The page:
I believe the same can be said about kings. We all have things that rule our lives. Things that we serve and that have absolute authority over us. It can be bosses, money, work, education, sports, sex, anxiety or anything really. The problem is that nothing in creation was created for us to serve and obey completely. Nothing in creation was created to be our lord and king. Lots of things were created for us to enjoy, but just like a bad coach, they make bad kings and destroy what enjoyment we once gained from them.

Take money for instance. When was the last time money cared for your heart? Sacrificed for you? Loved you? Money is a greedy king that demands you take time from family, steal from friends and hoard everything for yourself only to leave you as unsatisfied as you were before you had the last dollar. Money is helpful to serve Jesus the King with but terrible to worship as King and be enslaved to.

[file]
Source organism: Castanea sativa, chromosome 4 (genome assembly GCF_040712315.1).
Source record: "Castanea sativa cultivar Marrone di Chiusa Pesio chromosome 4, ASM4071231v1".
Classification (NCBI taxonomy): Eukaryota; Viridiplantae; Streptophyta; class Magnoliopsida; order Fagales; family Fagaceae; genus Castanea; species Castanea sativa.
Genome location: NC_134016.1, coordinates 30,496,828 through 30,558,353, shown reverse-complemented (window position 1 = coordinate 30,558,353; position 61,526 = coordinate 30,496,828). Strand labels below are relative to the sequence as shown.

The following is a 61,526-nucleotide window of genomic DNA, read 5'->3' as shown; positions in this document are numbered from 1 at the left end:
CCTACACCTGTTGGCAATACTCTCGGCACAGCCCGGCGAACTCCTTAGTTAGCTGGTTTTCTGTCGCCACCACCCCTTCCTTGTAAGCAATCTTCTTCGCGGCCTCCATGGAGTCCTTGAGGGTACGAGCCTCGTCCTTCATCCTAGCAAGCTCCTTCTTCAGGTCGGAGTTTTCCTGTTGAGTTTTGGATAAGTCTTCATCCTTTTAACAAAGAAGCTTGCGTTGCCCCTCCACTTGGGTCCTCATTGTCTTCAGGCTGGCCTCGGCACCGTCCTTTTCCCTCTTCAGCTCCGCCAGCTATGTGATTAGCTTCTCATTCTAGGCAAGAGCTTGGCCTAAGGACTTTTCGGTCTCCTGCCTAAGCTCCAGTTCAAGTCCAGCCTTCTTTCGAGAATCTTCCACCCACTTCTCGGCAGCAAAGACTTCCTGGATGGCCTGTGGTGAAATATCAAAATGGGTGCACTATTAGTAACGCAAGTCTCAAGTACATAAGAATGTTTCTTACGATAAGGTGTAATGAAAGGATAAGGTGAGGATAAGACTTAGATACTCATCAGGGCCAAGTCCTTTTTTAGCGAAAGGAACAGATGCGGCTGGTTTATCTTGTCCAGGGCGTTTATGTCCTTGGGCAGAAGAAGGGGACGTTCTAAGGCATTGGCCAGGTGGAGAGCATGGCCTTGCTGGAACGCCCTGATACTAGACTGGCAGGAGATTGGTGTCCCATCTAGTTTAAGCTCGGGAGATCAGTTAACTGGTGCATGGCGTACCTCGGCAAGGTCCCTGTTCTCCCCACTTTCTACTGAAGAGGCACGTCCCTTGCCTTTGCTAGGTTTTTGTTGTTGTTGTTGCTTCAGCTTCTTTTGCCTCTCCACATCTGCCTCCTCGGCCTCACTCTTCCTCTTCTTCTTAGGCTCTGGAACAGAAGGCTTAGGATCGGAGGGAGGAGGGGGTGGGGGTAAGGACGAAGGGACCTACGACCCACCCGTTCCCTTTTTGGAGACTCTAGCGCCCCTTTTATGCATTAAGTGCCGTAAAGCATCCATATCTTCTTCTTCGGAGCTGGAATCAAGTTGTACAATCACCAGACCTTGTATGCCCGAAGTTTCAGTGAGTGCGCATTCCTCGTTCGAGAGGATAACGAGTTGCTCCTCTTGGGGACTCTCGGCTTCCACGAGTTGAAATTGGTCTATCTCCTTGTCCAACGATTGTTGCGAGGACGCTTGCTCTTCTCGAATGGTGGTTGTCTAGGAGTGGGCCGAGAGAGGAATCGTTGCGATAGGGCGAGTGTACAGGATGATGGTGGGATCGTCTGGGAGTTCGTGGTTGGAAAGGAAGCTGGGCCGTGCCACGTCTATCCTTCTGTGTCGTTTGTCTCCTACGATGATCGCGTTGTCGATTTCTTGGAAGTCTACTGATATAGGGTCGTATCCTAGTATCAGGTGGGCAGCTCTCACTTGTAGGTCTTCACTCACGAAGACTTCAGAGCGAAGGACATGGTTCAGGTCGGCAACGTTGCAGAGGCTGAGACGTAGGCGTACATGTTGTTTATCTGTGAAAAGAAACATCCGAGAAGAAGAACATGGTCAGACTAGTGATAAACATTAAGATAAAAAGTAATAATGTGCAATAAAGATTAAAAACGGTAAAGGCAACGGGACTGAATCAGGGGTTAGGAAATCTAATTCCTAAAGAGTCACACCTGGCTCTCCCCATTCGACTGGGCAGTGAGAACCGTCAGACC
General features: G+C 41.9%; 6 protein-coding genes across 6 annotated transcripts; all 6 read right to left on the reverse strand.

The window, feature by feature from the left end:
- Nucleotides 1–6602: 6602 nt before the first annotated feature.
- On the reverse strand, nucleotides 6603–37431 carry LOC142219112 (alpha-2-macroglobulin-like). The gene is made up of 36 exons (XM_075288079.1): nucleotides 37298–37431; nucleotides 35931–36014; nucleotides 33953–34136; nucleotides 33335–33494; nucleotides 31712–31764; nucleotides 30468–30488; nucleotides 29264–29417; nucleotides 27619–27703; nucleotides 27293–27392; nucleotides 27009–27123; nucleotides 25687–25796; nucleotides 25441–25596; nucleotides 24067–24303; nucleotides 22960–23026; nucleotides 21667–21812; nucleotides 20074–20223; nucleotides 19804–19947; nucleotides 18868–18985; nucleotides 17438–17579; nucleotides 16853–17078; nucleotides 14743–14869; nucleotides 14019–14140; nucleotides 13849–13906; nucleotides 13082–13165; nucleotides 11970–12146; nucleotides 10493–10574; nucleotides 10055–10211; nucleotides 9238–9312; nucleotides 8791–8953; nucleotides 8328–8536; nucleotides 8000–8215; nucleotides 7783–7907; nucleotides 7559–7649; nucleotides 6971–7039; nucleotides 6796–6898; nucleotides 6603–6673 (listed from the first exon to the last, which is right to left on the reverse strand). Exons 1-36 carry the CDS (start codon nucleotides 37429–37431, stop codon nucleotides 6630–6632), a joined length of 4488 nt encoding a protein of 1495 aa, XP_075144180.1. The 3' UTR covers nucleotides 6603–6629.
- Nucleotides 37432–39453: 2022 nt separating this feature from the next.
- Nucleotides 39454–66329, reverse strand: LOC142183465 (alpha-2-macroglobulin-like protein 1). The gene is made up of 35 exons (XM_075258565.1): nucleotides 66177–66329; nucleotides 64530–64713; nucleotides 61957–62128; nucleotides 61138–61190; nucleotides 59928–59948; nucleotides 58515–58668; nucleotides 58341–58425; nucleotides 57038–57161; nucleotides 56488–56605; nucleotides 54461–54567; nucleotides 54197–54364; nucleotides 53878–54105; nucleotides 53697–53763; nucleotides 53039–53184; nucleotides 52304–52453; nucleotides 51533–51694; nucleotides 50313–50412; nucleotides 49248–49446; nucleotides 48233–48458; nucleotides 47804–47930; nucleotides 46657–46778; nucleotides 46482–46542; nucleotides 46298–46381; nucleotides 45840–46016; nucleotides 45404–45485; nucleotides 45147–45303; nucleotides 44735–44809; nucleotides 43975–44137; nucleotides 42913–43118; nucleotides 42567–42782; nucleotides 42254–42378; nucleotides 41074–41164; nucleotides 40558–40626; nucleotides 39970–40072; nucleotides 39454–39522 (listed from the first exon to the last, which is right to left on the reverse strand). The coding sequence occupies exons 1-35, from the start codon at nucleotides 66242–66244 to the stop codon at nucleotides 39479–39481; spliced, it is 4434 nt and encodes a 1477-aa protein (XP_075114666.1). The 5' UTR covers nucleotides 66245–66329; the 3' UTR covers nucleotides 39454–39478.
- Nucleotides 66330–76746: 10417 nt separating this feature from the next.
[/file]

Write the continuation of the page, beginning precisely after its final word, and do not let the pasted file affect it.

Jesus on the other hand is a different kind of king. He is a good and perfect king. A king that loves his people and listens to his people. He is the good shepherd who knows his sheep. He is such a good king that obeying him, even when it leads to suffering, ultimately leads to joy. He is not a distant king but, in fact, is a high priest who listens to our struggles and sympathizes with our weaknesses. He is not a controlling or demanding king but a king who came to serve us. He is a king who washes feet. He leads in love, tenderness, service, and care. He is not a greedy king but a generous king. He loves us.

The Loving King

How do we know that he loves us? Look at the cross. At the cross, Jesus took our guilt, our shame, all of our ugliness, and sin upon himself. We committed treason against him and he takes the death penalty for our treason. Not only does he take what is bad, but he gives what is good. He gives us forgiveness, righteousness, grace, mercy and hope. This is not just a good king, this is a great king. A glorious and generous king! And he loves us!

The truth of the Bible is that the one with absolute authority knows who you are and he deeply loves you. He knows every hair on your head and he died to save and rescue you. Our king is not just a king but a savior and a shepherd. He doesn’t treat us like slaves but calls us friends. This is good news. This changes how we serve our king and how we live. Theology is important. Knowing who our God is and who we worship affects every area of our life and every area of the church.